I’ve broken down the dolly shot into 3 parts with my storyboard sketches to give you a full picture of how a shot like this is pulled off. The timing and fluidity of the dolly movement (and the pull focus) must be perfectly coordinated with the pace of the actresses walk as the camera additionally swivels on its own axis tracking her ascent up the stairs. I can only say after having attempting to do this shot myself, that it’s a headache but the effect is absolutely wonderful. Ultimately, Khamoshi is a film about identity and the silence caused by its loss through love. The misappropriated gazes in the film that lead characters in and out of a world of insanity is moving and tragic–and the audience too becomes implicit in that beautiful slippage of reality through Kamal Bose’s stunning cinematography, which won him the Filmfare award in 1968! Like Khamoshi’s characters, the camera lingers in each constructedly bereft space, longing for something more.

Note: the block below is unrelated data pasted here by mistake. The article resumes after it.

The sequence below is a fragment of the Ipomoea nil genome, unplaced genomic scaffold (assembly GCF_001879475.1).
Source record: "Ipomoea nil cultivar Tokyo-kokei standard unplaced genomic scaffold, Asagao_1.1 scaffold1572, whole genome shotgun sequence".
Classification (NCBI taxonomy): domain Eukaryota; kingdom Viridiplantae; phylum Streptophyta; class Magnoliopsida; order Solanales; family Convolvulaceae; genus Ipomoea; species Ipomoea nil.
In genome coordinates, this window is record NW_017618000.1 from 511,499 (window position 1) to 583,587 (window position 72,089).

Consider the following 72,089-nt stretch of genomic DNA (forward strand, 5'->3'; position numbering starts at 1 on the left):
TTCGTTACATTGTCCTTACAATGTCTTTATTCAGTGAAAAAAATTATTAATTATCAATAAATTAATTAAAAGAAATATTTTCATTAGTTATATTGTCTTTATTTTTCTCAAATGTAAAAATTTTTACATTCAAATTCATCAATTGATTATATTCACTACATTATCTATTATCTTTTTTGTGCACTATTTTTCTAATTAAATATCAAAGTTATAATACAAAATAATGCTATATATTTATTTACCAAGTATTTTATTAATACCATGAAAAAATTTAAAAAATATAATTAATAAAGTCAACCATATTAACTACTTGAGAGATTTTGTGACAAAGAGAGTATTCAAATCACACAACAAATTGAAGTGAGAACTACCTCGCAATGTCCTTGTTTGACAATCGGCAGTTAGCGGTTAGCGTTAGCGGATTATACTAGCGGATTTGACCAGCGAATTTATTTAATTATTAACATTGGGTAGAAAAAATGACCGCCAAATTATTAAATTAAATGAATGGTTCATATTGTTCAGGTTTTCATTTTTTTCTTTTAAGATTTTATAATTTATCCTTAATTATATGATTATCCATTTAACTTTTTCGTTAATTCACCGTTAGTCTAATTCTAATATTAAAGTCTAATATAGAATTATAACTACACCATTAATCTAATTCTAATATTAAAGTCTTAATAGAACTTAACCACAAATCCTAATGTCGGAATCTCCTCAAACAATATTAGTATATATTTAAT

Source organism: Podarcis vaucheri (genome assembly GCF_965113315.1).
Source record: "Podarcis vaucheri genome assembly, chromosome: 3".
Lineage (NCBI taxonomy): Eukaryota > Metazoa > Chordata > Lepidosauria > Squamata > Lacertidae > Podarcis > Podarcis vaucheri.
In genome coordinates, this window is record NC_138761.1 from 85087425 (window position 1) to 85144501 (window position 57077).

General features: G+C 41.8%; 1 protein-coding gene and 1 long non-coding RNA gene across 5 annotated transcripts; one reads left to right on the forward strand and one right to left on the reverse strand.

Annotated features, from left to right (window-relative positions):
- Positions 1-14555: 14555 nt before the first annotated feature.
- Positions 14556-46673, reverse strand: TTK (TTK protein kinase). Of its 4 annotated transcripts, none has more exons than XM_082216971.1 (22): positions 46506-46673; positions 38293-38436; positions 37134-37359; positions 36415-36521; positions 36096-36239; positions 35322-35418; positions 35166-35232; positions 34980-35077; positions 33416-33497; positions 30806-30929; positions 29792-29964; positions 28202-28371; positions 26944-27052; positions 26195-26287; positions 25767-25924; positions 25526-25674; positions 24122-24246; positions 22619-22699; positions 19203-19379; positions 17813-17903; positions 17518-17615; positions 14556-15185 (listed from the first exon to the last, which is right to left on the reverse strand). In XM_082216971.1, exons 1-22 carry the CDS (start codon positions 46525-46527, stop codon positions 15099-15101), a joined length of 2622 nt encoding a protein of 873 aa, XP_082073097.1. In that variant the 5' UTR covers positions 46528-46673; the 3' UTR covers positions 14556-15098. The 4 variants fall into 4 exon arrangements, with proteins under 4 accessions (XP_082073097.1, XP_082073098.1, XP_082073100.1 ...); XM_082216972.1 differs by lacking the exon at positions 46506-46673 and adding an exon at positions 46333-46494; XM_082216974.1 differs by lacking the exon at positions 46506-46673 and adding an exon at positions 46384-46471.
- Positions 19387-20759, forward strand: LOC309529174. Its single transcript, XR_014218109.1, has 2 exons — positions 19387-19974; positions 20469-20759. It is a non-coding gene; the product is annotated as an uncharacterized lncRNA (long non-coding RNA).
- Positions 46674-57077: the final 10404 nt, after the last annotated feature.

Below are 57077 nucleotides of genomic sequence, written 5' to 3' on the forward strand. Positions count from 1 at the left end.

The shot begins to the side of the staircase, a literal behind-bars view of Waheeda’s ascent.


The camera swivels midway through the dolly pull at a low-angle as the rails of the staircase form a figurative cage around the actress.

The dolly track at last ends at the base of the staircase, holding the shot after Waheeda leaves the stairs, underscoring the incredible emptiness of the space she inhabits.

The dolly track at last ends at the base of the staircase, holding the shot after Waheeda leaves the stairs, underscoring the incredible emptiness of the rigid space she inhabits–and her escape from it.

You won’t see much of Dharmendra, the mystery man and asylum inpatient, who sings this song. Instead you see only his outline against the balcony of their confinement. And of course, anything else would be imperfect–while this, this unfulfilled gaze of love, is precisely the poetic complement to the yearning expressed in Gulzar’s heartfelt lyrics. This song may be my favorite Hemant Kumar solo with a melody that hangs in the air long after the song is finished. Whether or not it beats Rajesh Khanna lip-syncing “Woh Shaam Kuch Ajeeb Thi” from the same film is up to you to decide!